P: n/a Howard wrote: "gipsy boy" wrote in message news:Z5*********************@phobos.telenet-ops.be... Here's your problem: Candidate(string birthDateStr,int birthDay,int birthMonth...) { memset(&birthDate,0,sizeof(tm)); birthDate.tm_year = birthYear; birthDate.tm_mon = birthMonth; birthDate.tm_mday = birthDay; char buf[12]; int l = strftime(buf,12,"%d/%m/%y",&birthDate); birthDateStr = buf; cout << birthDateStr << endl; // this outputs the correct date! } You stated you had only one birthDateStr, but this constructor has a parameter with the same name! Why do you have that parameter there at all, if you're trying to set the member variable based on other info? Either drop the parameter, or rename it (and use it correctly). No sorry, that was a mistake, there is no such parameter. Please ignore it..I was just about to correct that post. -- - gipsy boy Jul 22 '05 #10

 P: n/a gipsy boy wrote: Howard wrote: "gipsy boy" wrote in message news:Z5*********************@phobos.telenet-ops.be... Here's your problem: Candidate(string birthDateStr,int birthDay,int birthMonth...) { memset(&birthDate,0,sizeof(tm)); birthDate.tm_year = birthYear; birthDate.tm_mon = birthMonth; birthDate.tm_mday = birthDay; char buf[12]; int l = strftime(buf,12,"%d/%m/%y",&birthDate); birthDateStr = buf; cout << birthDateStr << endl; // this outputs the correct date! } You stated you had only one birthDateStr, but this constructor has a parameter with the same name! Why do you have that parameter there at all, if you're trying to set the member variable based on other info? Either drop the parameter, or rename it (and use it correctly). No sorry, that was a mistake, there is no such parameter. Please ignore it..I was just about to correct that post. What?... My code works now, when I remove the line that prints birthDateStr to STDOUT. Does anybody have *any* explanation for that? -- - gipsy boy Jul 22 '05 #11

 P: n/a "gipsy boy" wrote in message news:uh*********************@phobos.telenet-ops.be... gipsy boy wrote: Howard wrote: "gipsy boy" wrote in message news:Z5*********************@phobos.telenet-ops.be... Here's your problem: Candidate(string birthDateStr,int birthDay,int birthMonth...) { memset(&birthDate,0,sizeof(tm)); birthDate.tm_year = birthYear; birthDate.tm_mon = birthMonth; birthDate.tm_mday = birthDay; char buf[12]; int l = strftime(buf,12,"%d/%m/%y",&birthDate); birthDateStr = buf; cout << birthDateStr << endl; // this outputs the correct date! } You stated you had only one birthDateStr, but this constructor has a parameter with the same name! Why do you have that parameter there at all, if you're trying to set the member variable based on other info? Either drop the parameter, or rename it (and use it correctly). No sorry, that was a mistake, there is no such parameter. Please ignore it..I was just about to correct that post. What?... My code works now, when I remove the line that prints birthDateStr to STDOUT. Does anybody have *any* explanation for that? -- - gipsy boy Not without REAL code. I see you referring to "birthDayStr", which I don't see defined, and that your streaming operator takes a IdoolCandidate parameter, but I have no idea what that is, either. If you're trying to replicate the code you really have, but not post your actual (private) code, then you might try creating (and compiling and testing) a small test app that shows the same problem, and post that. At least it will be real, working code that we can comment on. -Howard Jul 22 '05 #12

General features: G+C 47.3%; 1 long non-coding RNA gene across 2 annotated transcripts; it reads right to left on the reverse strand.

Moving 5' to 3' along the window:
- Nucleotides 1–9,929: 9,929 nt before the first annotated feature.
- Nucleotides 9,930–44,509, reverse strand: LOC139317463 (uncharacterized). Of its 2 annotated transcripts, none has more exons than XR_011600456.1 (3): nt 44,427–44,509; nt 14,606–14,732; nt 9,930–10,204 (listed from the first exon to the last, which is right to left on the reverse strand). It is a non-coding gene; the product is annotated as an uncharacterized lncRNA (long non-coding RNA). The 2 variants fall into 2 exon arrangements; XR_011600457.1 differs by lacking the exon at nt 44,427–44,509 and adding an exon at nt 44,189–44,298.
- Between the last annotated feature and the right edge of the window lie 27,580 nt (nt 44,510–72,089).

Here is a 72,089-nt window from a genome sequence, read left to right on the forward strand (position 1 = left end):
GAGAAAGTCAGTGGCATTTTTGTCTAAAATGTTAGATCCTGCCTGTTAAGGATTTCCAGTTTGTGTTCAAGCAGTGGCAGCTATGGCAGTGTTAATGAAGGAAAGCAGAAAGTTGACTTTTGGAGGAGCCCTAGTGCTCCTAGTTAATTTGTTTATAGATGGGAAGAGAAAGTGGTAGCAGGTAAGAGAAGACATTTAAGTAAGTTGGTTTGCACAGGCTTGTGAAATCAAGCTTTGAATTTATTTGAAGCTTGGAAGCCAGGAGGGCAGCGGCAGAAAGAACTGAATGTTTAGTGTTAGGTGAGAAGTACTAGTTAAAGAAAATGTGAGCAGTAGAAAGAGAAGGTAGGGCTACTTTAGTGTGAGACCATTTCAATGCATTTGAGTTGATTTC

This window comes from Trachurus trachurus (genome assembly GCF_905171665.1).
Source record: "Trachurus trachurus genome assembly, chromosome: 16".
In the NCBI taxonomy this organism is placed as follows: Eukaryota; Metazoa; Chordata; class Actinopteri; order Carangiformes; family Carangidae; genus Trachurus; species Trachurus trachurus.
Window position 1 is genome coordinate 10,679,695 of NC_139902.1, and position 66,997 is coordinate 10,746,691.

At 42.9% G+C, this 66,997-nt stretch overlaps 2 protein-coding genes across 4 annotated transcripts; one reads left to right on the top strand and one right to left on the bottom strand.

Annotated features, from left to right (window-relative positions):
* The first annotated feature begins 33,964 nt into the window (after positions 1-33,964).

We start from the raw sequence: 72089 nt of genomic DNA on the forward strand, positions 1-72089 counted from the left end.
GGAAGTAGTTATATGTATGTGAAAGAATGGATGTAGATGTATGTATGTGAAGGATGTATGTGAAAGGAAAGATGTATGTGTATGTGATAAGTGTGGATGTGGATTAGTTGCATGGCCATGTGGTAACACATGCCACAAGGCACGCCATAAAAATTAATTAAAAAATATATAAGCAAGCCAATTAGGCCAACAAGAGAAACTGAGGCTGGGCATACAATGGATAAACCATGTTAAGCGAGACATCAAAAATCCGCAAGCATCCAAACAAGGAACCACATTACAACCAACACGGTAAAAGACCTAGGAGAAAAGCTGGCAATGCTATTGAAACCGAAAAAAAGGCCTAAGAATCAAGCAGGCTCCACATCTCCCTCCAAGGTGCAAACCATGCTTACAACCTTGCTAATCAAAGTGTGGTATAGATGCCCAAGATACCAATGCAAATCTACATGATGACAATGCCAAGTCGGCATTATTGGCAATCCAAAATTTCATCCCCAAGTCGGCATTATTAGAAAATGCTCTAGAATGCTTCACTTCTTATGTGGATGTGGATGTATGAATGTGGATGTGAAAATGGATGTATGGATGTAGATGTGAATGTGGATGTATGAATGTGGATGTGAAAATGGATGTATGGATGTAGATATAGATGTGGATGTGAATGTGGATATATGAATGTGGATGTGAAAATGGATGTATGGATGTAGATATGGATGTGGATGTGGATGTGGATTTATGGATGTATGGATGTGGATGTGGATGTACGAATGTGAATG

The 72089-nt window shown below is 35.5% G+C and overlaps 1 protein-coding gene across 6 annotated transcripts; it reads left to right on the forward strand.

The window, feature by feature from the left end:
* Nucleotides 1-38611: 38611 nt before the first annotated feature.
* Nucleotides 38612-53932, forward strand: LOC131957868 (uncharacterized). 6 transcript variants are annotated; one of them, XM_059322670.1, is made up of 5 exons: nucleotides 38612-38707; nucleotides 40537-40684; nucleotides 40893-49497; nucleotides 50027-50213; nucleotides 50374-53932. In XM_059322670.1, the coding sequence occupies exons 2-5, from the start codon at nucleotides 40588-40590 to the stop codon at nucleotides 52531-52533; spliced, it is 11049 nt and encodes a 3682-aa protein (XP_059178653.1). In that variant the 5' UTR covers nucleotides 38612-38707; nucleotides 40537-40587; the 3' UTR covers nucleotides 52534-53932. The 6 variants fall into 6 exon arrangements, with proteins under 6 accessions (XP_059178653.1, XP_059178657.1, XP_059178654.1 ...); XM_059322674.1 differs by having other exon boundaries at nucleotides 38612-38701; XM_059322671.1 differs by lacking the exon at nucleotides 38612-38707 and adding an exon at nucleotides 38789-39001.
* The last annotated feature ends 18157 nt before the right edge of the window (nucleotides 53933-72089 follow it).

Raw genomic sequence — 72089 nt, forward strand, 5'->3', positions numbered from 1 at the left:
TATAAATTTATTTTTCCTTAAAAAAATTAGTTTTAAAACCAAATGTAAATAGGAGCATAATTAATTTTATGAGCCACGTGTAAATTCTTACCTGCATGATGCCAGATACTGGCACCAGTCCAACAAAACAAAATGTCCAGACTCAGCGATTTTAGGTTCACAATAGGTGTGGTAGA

P: n/a gipsy boy wrote: birthDateStr = buf; I made it so complicated because this doesn't work either. It should if l is less than 12 in your example (otherwise stftime won't null terminate it). When I do what you propose, birthDateStr is nothing anymore when I exit the scope of the assignment function. Assigning a char* to a std::string COPIES the data up to the null terminator. You can also use birthDateStr.assign(birthDateStr, l) to cover the overflow case. provided that birthDateStr is a std::string, it is unaffected by the right hand side of the assignment changing once the assignment is done. I think you have more problem than you are showing...how about a more complete example. Jul 22 '05 #13

 P: n/a Ron Natalie wrote: gipsy boy wrote: birthDateStr = buf; I made it so complicated because this doesn't work either. It should if l is less than 12 in your example (otherwise stftime won't null terminate it). When I do what you propose, birthDateStr is nothing anymore when I exit the scope of the assignment function. Assigning a char* to a std::string COPIES the data up to the null terminator. You can also use birthDateStr.assign(birthDateStr, l) to cover the overflow case. provided that birthDateStr is a std::string, it is unaffected by the right hand side of the assignment changing once the assignment is done. I think you have more problem than you are showing...how about a more complete example. Frankly I think it was a problem with kdevelop lying to me about recompiling my project. And my whole computer's acting funny now.. Let it rest, it was probably a non-existant problem..I'm just under a bit of stress. -- Maarten -- - gipsy boy Jul 22 '05 #14